The Marriage of Equality and Inequality – 1: Bigotry

< (prologue)

Prior to a discussion at the League of Ordinary Gentlemen blog on Friday, the last time I publicly admitted respect – not quite the same as “support,” but destined to be taken that way – for the views of marriage traditionalists was February. A popular young member of the political twitterati (@amaeryllis), while reacting to the California appeals court victory of pro-equality forces against the forces of “H8,” offered a by now common view on the underlying question:

There are many strong arguments (both legally and socially) against abortion, even though I disagree. I see none against marriage equality.

I suggested to her that presuming the lack of any serious argument on the other side actually diminished her side’s political accomplishment. In short order, she “blocked” me from her twitter feed, sweeping me up with other presumed H8’ers who she claimed were pestering her that day.

Partly with that pseudo-experience in mind, I refrained from replying when a couple of weeks later, on the occasion of Governor Chris Christie’s veto of New Jersey’s marriage equality bill, another popular young liberal – @attackerman (Spencer Ackerman) – tweeted a similar assertion:

The non-bigot explanation of why Chris Christie vetoed gay marriage. Someone please provide.

Professor-talkhost Melissa Harris-Perry uses the same terminology even more frequently and presumptively, asserting that opposition to marriage equality must be taken as inherently bigoted:  “Bigotry,” she flatly states,”is the only basis for denying marriage equality.” As one rightwing critic reacting to Harris-Perry put the matter, on the day of the President’s pro-equality statement, “On Tuesday, Obama was a bigot. As of today, he isn’t.”

Though I presume @attackerman’s request was made in good faith, I am skeptical that an answer would actually be heard, not when attitudes are so hardened, and not when any dissent can be taken as aid and comfort to the enemy. The parallel reaction to the President of observers like Erik Kain, also at The League, merely dismisses traditionalism as utterly obsolete, embarrassing and contemptible, if not beneath contempt:

Why didn’t the president come out in favor of equality several years ago?

Because he plays his cards close to his chest, of course. Because he gambled and it paid off, but he gambled with the lives of vulnerable members of society and he did so for paltry reasons. At least he did come out on the side of angels, but he waited for an opportune moment to do so.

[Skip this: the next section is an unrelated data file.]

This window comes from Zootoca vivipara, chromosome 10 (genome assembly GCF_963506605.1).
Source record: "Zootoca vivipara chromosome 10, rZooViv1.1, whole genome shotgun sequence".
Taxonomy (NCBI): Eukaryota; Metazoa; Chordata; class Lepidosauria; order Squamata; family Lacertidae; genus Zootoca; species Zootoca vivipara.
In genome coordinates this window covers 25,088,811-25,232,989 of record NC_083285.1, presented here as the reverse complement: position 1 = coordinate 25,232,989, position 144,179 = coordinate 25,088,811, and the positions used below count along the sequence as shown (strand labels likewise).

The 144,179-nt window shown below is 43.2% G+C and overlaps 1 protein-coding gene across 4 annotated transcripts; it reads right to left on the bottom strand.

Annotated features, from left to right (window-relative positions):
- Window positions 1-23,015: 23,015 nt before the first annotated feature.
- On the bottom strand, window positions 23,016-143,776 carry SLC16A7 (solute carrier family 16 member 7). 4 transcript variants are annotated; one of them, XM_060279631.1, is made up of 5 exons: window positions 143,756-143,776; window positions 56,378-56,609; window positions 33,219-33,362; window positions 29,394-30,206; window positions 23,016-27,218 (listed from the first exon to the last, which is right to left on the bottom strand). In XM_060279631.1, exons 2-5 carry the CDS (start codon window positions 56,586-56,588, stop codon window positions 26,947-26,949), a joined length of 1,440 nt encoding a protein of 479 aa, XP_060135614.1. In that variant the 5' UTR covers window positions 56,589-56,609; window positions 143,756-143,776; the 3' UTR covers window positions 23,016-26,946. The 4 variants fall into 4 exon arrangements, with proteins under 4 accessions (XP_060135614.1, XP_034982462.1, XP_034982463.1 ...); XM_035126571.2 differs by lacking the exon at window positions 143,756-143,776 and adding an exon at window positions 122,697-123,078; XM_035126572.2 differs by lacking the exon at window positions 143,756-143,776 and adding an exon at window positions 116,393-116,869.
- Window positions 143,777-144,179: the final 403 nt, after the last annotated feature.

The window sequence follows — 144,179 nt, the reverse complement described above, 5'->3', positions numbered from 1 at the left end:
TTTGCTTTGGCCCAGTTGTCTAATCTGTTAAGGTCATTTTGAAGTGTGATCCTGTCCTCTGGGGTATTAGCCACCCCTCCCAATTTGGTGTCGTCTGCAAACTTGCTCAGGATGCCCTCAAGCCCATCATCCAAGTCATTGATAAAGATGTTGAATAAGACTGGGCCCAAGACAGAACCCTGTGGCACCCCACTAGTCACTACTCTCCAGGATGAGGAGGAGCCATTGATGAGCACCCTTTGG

Kain seems to be asserting that there never was or could be – or perhaps that “several years ago” there ceased being – any intellectually and morally sound case for hesitation on the issue.

Yet peremptory charges of bigotry, among the harshest words in our national vocabulary, retain a further social-political meaning:  of proscription.  The bigot is the individual whose beliefs are so contrary to the fundamental commitments of an egalitarian culture that they are not and cannot be worthy of serious discussion, but only of scorn and ridicule – and, for those whose political sensibilities are still impaired by remnant sympathies, of mandatory confession, self-criticism, and disassociation.

Taken seriously, the charge of “inherent bigotry” means that it is not just the marriage traditionalists who are to be shamed, but anyone who refuses to condemn them, or to condemn those who would refuse to condemn, and so on…

(confession to follow)

Home Page  Public Email  Twitter  Facebook  YouTube  Github   

Writing since ancient times, blogging, e-commercing, and site installing-designing-maintaining since 2001; WordPress theme and plugin configuring and developing since 2004 or so; a lifelong freelancer, not associated nor to be associated with any company, publication, party, university, church, or other institution. 

Posts in this series

0 comments on “The Marriage of Equality and Inequality – 1: Bigotry

Commenting at CK MacLeod's

We are determined to encourage thoughtful discussion, so please be respectful to others. We also provide a set of Commenting Options - comment/commenter highlighting and ignoring, and commenter archives that you can access by clicking the commenter options button (). Go to our Commenting Guidelines page for more details, including how to report offensive and spam commenting.

    5 Pings/Trackbacks for "The Marriage of Equality and Inequality – 1: Bigotry"
    1. […] Prologue) (<< Part 1) (< Part 2) Another Eden, Another Adam, Another […]

    2. […] discussion or near-non-discussion reminds me of recent arguments on same sex marriage, in which, as we have discussed before, any suggestion of a reasonable concern, or the suggestion of the possibility of a reasonable […]